More than a century after false charges were leveled against him, the unquiet ghost of Alfred Dreyfus continues to roam the streets of Paris
Founded in 1871, after France’s disastrous defeat in the Franco-Prussian War, the French counter-intelligence agency—not to be confused with France’s main intelligence agency, the Deuxième Bureau—was a crackpot outfit of assassins, spies, and clairvoyants good at forging documents and faking evidence in court martial and other legal hearings. Reminiscent of President Richard Nixon’s former CIA operatives who specialized in dirty tricks, they were the Plumbers of their day. After the Plumbers were caught breaking into the headquarters of Nixon’s Democratic opponents in the Watergate Hotel, the president was forced to resign, and his operatives were convicted for their crimes. But imagine a different scenario. What if the Plumbers had succeeded in their dirty tricks? What if the U.S. military had lined up behind them and the courts had started convicting people on fake evidence, sending them to prison for life? What if the Plumbers, for a dozen years, had led a reign of terror against Jews and other people inscribed on Nixon’s “enemies list”? When the country finally realized what was happening and tried to recover from this trauma, people would have felt that something had gone terribly wrong with the judicial system and government, which had failed to protect them. Such was the effect of the Dreyfus Affair.
After Sandherr’s death from a stroke, the Section Statistique was put under the charge of Maj. Armand Mercier du Paty de Clam, who was directed to find the spy responsible for leaking the bordereau to the Germans. An anti-Semitic Catholic royalist who interviewed witnesses under hypnosis, du Paty was an amateur graphologist who believed in spiritualism, table rapping, and other forms of the occult. Three years later, when Émile Zola published his famous essay “J’Accuse,” which exposed some of the fake evidence on which Dreyfus had been convicted, Zola blamed the “whole demented torture of Dreyfus” on du Paty de Clam. Dreyfus was “the victim of the lurid imagination of Major du Paty de Clam, the religious circles surrounding him, and the ‘dirty Jew’ obsession that is the scourge of our time,” Zola wrote.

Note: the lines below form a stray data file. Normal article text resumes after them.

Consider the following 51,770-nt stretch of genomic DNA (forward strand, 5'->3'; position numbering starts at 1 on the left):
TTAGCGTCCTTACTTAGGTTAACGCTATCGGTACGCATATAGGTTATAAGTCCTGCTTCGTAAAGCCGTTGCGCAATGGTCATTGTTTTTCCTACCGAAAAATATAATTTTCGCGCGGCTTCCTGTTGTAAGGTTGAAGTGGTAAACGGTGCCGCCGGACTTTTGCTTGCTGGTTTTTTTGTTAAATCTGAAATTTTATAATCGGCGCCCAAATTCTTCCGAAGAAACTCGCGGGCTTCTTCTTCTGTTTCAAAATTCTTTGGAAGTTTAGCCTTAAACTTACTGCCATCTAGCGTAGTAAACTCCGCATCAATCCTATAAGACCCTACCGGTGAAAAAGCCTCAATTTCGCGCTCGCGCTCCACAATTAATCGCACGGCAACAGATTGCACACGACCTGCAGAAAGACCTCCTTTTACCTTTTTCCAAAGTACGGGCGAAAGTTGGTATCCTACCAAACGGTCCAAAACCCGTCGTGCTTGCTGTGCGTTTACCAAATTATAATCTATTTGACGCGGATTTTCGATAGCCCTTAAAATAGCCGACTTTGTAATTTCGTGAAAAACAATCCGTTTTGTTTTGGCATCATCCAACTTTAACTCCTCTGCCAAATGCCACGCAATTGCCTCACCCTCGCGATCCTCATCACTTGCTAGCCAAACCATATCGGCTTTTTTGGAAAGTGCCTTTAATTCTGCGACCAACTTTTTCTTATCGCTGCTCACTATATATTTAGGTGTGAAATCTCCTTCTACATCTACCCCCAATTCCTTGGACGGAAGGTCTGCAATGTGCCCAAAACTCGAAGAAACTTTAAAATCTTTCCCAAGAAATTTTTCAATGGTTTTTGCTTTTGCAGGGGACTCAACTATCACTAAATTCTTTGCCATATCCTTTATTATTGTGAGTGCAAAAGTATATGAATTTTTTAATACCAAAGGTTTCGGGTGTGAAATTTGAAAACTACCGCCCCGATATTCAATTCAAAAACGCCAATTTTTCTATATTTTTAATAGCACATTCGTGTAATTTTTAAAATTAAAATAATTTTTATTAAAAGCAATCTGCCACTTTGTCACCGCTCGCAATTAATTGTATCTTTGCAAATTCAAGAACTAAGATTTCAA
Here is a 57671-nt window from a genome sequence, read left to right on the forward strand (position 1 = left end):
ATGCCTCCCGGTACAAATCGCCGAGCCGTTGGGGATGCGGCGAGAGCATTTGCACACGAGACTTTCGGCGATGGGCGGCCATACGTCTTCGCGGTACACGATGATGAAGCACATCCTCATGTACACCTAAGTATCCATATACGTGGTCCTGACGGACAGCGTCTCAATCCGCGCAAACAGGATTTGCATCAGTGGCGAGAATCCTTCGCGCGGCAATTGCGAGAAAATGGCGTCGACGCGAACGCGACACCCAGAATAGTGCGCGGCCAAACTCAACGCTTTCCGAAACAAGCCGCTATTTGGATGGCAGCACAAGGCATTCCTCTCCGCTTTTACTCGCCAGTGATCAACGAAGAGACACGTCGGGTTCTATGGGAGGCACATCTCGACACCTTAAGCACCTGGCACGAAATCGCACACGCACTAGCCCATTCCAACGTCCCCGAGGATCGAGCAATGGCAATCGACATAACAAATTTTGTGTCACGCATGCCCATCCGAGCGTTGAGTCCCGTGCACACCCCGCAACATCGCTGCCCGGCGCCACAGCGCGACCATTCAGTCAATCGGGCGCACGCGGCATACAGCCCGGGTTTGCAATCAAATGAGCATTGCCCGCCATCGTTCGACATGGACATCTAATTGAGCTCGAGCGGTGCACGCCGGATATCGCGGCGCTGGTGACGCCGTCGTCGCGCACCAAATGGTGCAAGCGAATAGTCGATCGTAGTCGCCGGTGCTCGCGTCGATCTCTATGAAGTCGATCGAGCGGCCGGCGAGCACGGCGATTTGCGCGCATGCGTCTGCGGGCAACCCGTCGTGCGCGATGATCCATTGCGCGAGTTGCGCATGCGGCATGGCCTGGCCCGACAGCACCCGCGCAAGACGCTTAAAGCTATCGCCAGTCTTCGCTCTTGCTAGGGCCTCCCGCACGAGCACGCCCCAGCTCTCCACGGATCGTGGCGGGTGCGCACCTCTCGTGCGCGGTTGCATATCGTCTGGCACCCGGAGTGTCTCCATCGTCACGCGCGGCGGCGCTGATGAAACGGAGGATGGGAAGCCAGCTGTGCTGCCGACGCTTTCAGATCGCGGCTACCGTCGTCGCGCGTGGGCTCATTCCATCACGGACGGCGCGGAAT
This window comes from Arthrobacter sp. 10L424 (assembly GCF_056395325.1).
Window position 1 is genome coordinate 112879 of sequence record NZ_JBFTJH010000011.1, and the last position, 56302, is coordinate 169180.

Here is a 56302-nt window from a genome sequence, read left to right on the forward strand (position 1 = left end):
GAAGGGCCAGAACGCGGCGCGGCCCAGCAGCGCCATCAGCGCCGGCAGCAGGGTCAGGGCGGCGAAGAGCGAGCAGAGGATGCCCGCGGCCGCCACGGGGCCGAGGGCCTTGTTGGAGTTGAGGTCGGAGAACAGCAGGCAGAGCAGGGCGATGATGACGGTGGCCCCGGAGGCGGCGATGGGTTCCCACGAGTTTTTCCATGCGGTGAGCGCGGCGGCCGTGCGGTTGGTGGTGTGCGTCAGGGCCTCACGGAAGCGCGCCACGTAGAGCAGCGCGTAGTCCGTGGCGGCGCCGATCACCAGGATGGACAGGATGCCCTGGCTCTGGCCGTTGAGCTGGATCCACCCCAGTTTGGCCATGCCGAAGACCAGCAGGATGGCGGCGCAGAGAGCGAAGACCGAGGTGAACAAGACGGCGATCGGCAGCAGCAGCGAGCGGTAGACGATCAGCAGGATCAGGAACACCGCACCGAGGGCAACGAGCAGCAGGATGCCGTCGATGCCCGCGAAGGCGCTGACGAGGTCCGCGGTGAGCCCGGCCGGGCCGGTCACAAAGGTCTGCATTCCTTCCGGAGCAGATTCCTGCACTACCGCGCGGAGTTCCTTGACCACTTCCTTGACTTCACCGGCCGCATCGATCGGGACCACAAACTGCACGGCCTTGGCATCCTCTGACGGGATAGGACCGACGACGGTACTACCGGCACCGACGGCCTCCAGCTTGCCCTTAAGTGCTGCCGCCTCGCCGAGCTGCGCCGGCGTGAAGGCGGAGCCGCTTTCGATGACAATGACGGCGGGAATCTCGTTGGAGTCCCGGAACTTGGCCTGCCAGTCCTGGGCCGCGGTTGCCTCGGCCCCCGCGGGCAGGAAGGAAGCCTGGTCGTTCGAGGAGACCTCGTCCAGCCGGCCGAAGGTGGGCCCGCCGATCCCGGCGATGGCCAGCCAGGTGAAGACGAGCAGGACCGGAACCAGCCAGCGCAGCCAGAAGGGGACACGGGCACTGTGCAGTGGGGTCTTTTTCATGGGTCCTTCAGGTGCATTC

When he became a “person of interest” to the Section Statistique, Captain Alfred Dreyfus was a 35-year-old married father of two children, who lived in a well-appointed apartment on the Avenue du Trocadero while working as a trainee at French army general staff headquarters. Born in 1859, in Mulhouse, in the Alsatian region annexed by Germany after the Franco-Prussian war, Dreyfus was the youngest of nine children fathered by a wealthy Jewish textile manufacturer. Alfred and one of his brothers received French educations, but the rest of the family spoke Yiddish at home and conducted business in German. Graduating as a sub-lieutenant from l’École Polytechnique, the elite military engineering school in Paris, and then trained as an artillery officer at Fontainebleau, Dreyfus had gone to the War College for another two years of training. The only Jewish officer on the army general staff, Dreyfus was beginning a brilliant career, save for one blot on his record. He had finished ninth in his class at the War College, only because his grades had been lowered by an examiner who said, “Jews were not desired” in the army. Dreyfus and another Jewish officer lodged a protest with the director of the college. Their grades remained unchanged, and the protest was later counted against Dreyfus.
Whether he was set up by French counter-intelligence as the fall guy or fingered as a Jew or targeted as the hapless victim of an investigator desperate to find a leaker, Dreyfus was secretly charged with treason on Oct. 15, 1894 and thrown in Cherche-Midi Prison, where du Paty interrogated him night and day. Du Paty’s hare-brained schemes for shaking a confession out of Dreyfus included locking him in a mirror-lined room, sleep deprivation, and waking him suddenly in the middle of the night with a bright light shined in his face. Word that Dreyfus had been charged with treason was leaked to the public by one of France’s anti-Semitic newspapers, La Libre Parole. This ignited a violent campaign against traitorous Jews, particularly the German-speaking population that was scapegoated for the loss of Alsace and other territory to Germany. Like the rest of the rogues in the Section Statistique, du Paty began forging documents, and his vendetta against Dreyfus endured for decades. In 1944, du Paty’s son Charles was appointed commissioner of Jewish affairs in the Vichy government. His job was to apply Nazi racial theories in France while pauperizing French Jews and deporting them to German concentration camps. One of the Jews whom the Vichy regime deported was Alfred Dreyfus’ granddaughter Madeline, a Resistance fighter responsible for hiding Jewish children in the French countryside. Madeleine Dreyfus was gassed at Auschwitz in 1944.
Captain Dreyfus was not the author of the bordereau. It was not in his handwriting. (This was proof of nothing more than “self-forgery,” said du Paty.) Dreyfus had not confessed, and no evidence linked him to the crime, save for a homoerotic love letter between military attaché von Schartzkoppen and his Italian counterpart, which referred to someone whose name began with the letter “D.” On Dec. 22, 1894, after a court martial at which most of the so-called evidence was presented in secret, Dreyfus was convicted of treason and sentenced to life in prison on Devil’s Island in the Atlantic Ocean off the coast of French Guyana. First he had to undergo the grim ceremony that marked his being broken in rank and expelled from the army.
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